Who cares for Ssangyong Motor?

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Who cares for Ssangyong Motor?

The militant Korean Confederation of Trade Unions and progressive media dismissed the management of Ssangyong Motor’s decision to reinstate 455 workers who have been on unpaid leave for the last three years as a sneaky move to avoid a legislative investigation. They also sneered that the workers will soon be dismissed as redundant due to the light workload at the country’s smallest automaker.

The leftists blame the company for everything evil, from sales to unsuitable foreign buyers, accounting fraud, intentional bankruptcy and planned layoffs. They provoke resentment and hostility from the weak by highlighting the sit-in atop a power pylon by some workers and the suicides by 23 laid-off Ssangyong workers or their family members. But it is time that we strip away all the political mumbo jumbo and look straight at the core of the automaker’s problems.

How has Ssangyong Motor come to such a pitiful state? Flight by overseas capital, chain strikes and layoffs are only peripheral problems. The main reason is that the company has lost competitiveness. It fell behind because it failed to read the market trends. Ssangyong’s main models like the Korando and Musso are diesel-powered sports utility vehicles with engines of above 2.0 liters. Diesel prices, however, have shot up over the last decade, costing almost as much as gasoline from half the price before.

It also lost its edge because Hyundai, GM Daewoo, and Renault Samsung all turned out SUVs. But their SUVs were curvier and more cost-effective. While on a roller-coaster ride of insolvency and court receivership, the company found itself out of the race.

Ssangyong Motor last year sold 47,700 vehicles at home and 73,017 overseas. Of the total shipment, 32,328 went to Russia. Their bulky style and durability sold well in the harsh climate of Russia. Its overseas exports of complete knock-down kits - or vehicles assembled in the country of destination - also helped to bring down the sticker price as kits avoid Russia’s 30-percent tariff on imported cars.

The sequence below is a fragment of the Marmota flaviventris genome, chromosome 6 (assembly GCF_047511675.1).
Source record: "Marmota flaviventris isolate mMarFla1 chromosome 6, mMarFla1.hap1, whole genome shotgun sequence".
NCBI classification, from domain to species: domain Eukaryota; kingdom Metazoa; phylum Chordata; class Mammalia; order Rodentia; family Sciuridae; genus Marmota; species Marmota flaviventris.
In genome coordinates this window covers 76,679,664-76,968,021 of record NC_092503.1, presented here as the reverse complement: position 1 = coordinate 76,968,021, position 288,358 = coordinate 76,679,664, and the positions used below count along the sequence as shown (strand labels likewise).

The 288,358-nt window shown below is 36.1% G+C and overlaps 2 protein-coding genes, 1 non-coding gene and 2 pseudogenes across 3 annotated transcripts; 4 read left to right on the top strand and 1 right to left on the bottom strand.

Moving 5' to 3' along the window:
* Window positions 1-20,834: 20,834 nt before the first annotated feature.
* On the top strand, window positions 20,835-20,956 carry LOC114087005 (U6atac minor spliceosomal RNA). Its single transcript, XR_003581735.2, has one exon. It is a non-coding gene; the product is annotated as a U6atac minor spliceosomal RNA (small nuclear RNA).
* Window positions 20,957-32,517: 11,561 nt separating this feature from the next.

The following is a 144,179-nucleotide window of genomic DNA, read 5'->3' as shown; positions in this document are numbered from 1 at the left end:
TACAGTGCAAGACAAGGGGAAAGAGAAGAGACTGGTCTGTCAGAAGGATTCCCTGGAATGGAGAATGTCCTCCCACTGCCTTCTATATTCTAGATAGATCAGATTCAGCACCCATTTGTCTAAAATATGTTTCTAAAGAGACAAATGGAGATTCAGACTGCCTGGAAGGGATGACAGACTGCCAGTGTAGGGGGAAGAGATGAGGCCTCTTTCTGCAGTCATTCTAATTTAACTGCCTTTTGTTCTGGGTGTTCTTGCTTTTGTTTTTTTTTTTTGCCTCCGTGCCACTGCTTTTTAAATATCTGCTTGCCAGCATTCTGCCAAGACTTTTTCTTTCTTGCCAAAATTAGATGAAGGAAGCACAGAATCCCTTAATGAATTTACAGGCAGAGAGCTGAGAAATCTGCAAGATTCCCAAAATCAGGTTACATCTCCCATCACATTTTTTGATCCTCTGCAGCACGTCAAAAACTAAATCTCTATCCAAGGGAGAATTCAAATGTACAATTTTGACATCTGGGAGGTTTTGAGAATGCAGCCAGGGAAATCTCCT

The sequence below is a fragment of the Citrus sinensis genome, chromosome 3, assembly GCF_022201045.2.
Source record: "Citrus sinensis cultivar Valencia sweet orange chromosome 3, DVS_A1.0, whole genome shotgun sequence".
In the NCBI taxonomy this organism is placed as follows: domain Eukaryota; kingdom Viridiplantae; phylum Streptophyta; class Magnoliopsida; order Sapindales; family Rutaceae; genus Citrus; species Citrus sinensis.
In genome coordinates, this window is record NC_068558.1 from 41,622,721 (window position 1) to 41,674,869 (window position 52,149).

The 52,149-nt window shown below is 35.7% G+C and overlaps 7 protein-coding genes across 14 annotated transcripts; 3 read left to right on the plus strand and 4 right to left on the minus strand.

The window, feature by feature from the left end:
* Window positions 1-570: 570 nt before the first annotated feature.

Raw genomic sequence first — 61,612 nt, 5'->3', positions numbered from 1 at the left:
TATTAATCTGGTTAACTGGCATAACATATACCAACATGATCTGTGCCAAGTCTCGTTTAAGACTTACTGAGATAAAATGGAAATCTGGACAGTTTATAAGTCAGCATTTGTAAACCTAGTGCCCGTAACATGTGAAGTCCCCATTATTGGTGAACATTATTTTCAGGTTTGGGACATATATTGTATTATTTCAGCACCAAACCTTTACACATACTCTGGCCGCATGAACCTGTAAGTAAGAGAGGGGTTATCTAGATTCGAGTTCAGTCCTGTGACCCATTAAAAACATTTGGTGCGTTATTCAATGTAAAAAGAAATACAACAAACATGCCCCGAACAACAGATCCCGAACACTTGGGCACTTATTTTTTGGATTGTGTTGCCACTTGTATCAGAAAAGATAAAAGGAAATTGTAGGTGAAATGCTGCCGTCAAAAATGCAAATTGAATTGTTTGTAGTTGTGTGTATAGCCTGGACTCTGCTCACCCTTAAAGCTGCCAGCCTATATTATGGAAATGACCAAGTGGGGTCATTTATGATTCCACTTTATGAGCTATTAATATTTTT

Is the company finally being reborn? Few can confidently say it is. It lags far behind in scale as it turns out just half of its annual production capacity of 250,000 units. Also, diesel is no longer an attractive option as it often costs more than gasoline in many parts of the world.

At home, the company mostly sells pick-up trucks like the Actyon and Korando. They are classified as trucks and can save drivers some annual tax payments. Hefty gasoline prices have steered buyers to fuel-efficient cars. But Ssangyong’s line-up is mostly bulky SUVs with low fuel efficiency. It remains uncertain how long it can do well in Russia. Since joining the World Trade Organization in 2011, Russia has restricted loan companies for automotive lease financing and demands automakers use more than 60 percent of parts from home to protect the local car industry.

Workers are not the only victims in Ssangyong Motor’s demise. Parts suppliers have been crushed and so were the minority shareholders. The Korea Development Bank and a host of other banks have little hope of getting their loans back. Shanghai Automotive Industry, which bought a 51 percent stake in Ssangyong Motor in 2004, withdrew without earning much except for a bad name for stealing the company’s engine technology and having made a predatory investment. Yet Beijing cites Ssangyong Motor as one of its worst investment cases ever.

What Ssangyong Motor desperately needs now is investment. Its new Indian owner, Mahindra & Mahindra Limited, must deliver the promised 1 trillion won ($947 million) investment. The automaker should develop eco-friendly and fuel-efficient smaller-engine vehicles to attract consumers. It must increase its output and sell at least 250,000 vehicles to overseas markets a year.

The Ssangyong management is on pins and needles as it awaits approval for its investment plans from Mahindra’s board of directors. Yet local politicians are vociferously demanding a legislative probe into the tragedy of the company while labor activists violently attack showrooms that advertise its new models. All of this can jeopardize the company’s lifeline.

The opposition likes to raise the Ssangyong Motor issue whenever it can. It conjures up the image of wives of Ssangyong Motor employees pleading to opposition lawmakers who joined the sit-ins during the strikes to leave the sites four years ago. If they really care for the workers, those lawmakers should leave Ssangyong be. If they are truly sincere about their jobs, they should purchase one of the company’s cars to help increase its workload.

When Ssangyong offered discounts to newly-elected lawmakers last year, it sold only one car. The buyer was a Saenuri Party representative. So we ask: Who really cares for the company?

*The author is an editorial writer of the JoongAng Ilbo.

by Lee Chul-ho
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